Some language historians trace the phrase back to a letter said to be penned by Ralph Adderley and written to Sir Nicholas Bagnall. It read in part:
“I do assure you he is vnsusspected of any vntruithe or oder notable
cryme (excepte a white lye) wiche is taken for a Small fawte in thes
The date of the letter has been cited as the 14th century as well as April of 1567.
Merriam-Webster cites evidence of perhaps the earliest use of white lie as a 1516 letter from Thomas More, who wrote:
“Were I to lie with most solemn countenance, and swear I had replied to you as often, it is ten to one you would’nt believe me; especially as you know me so well, how idle I am in answering letters, and not so superstitiously veracious as to reckon every white lie as black as murder.”
Whatever the exact date the term first appeared in print, linguists do seem to agree that white came to be added to the word lie because the color, or rather absence of color, has for centuries been associated with purity and innocence (the reason brides wear a white wedding dress!). Indeed, entries in the dictionary today for white include “free from moral impurity: innocent” and even “not intended to cause harm,” as in white lie.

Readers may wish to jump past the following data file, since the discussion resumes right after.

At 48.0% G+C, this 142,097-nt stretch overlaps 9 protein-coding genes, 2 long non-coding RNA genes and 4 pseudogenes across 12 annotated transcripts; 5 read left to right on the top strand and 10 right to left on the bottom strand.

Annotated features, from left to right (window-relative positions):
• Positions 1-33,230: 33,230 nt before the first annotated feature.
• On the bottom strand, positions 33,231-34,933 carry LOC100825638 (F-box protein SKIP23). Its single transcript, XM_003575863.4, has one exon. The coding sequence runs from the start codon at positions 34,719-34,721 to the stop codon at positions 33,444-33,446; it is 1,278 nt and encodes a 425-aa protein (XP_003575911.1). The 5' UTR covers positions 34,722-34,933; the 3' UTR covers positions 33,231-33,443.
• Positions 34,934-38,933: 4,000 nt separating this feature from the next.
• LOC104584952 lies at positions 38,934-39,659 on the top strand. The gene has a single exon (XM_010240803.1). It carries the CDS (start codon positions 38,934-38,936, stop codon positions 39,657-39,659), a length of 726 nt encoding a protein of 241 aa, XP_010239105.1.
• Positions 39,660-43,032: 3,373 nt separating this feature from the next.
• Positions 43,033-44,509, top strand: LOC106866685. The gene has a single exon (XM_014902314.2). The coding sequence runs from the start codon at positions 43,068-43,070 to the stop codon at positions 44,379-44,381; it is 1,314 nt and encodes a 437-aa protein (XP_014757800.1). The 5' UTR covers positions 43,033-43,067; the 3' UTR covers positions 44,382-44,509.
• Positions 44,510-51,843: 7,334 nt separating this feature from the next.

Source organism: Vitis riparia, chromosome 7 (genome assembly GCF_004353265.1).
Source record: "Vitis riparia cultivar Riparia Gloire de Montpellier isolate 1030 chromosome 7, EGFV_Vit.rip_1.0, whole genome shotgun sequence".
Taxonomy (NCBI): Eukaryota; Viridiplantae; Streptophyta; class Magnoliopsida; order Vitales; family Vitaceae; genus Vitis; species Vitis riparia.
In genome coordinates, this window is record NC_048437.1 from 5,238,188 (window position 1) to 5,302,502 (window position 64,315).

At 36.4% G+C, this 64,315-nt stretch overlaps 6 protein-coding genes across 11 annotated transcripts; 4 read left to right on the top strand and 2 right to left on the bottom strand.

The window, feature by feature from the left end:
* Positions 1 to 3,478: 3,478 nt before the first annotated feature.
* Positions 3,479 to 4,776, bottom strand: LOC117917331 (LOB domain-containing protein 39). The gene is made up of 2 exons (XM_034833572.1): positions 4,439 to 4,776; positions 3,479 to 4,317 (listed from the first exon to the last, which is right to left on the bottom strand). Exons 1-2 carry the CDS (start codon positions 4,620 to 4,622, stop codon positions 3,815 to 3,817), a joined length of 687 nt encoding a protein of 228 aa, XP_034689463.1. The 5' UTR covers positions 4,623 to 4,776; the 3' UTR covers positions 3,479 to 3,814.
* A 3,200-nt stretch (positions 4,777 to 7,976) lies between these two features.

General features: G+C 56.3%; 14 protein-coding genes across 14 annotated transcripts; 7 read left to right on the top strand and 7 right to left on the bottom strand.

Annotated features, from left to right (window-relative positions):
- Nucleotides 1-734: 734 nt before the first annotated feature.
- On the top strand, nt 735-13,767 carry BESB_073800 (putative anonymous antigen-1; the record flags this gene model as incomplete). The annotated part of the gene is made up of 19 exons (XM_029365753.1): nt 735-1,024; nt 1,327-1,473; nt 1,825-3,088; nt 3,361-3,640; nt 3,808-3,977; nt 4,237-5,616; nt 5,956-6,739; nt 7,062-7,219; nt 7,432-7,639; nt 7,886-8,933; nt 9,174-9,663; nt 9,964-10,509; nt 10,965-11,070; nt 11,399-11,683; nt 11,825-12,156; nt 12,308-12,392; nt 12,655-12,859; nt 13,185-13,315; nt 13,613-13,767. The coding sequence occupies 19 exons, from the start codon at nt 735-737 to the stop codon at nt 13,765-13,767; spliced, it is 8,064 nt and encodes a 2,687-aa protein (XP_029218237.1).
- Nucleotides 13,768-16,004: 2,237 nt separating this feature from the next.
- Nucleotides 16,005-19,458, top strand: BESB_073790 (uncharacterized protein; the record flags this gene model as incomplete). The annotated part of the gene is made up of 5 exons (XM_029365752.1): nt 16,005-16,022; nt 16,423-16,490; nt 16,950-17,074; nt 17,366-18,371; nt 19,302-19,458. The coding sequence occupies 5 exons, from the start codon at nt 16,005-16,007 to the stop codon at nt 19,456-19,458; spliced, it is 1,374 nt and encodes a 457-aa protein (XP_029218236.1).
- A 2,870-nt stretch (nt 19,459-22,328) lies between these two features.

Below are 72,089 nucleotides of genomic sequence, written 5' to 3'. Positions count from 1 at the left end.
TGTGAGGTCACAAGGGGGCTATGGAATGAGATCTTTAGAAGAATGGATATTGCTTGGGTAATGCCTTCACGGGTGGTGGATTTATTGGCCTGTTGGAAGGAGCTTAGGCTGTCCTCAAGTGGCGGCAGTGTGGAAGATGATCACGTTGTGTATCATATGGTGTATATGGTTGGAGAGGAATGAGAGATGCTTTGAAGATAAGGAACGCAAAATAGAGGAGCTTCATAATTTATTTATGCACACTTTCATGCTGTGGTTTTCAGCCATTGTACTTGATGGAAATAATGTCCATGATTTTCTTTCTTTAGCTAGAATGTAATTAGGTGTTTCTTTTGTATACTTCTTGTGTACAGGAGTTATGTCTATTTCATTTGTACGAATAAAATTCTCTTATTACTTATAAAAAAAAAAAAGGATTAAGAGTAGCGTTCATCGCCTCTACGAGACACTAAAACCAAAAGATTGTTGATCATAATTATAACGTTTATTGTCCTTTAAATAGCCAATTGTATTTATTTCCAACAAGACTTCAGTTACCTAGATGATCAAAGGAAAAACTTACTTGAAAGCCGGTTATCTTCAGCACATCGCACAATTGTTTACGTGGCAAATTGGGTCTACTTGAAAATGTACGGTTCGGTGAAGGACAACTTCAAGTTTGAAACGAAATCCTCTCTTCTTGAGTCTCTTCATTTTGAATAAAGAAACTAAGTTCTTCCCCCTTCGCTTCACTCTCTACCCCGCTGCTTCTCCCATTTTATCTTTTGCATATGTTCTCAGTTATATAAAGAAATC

This is in contrast to old-fashioned associations with the color black as sinister, wicked, and evil. Although you won’t find a dictionary definition for black lie today, there are often references to black lies, and there does appear to be some historical record of this expression as well, used to mean lies told with malicious intent or untruths told to purposefully harm or injure another person. For example, a 1741 issue of Gentleman’s Magazine stated:
“A certain Lady of the highest Quality . . . made a judicious distinction between a white Lie and a black Lie. A white Lie is That which is not intended to injure any Body in his Fortune, Interest, or Reputation, but only to gratify a garrulous Disposition, and the Itch of amusing People by telling them wonderful Stories.”
We can see the same historical associations of white with goodness and purity and black with darkness or evil in the terms white magic and black magic. These color associations likely stem from the idea of and contrast between day and night and light and dark.
Other colors have long held symbolic meanings as well. For example, red often symbolizes anger, while green can symbolize envy.
This is to say that the use of white in white lie most likely originally had nothing to do with race. Nevertheless, there is much popular discussion about the appropriateness of using the phrase. And there are those who argue it brings up racial implications that make it worth avoiding.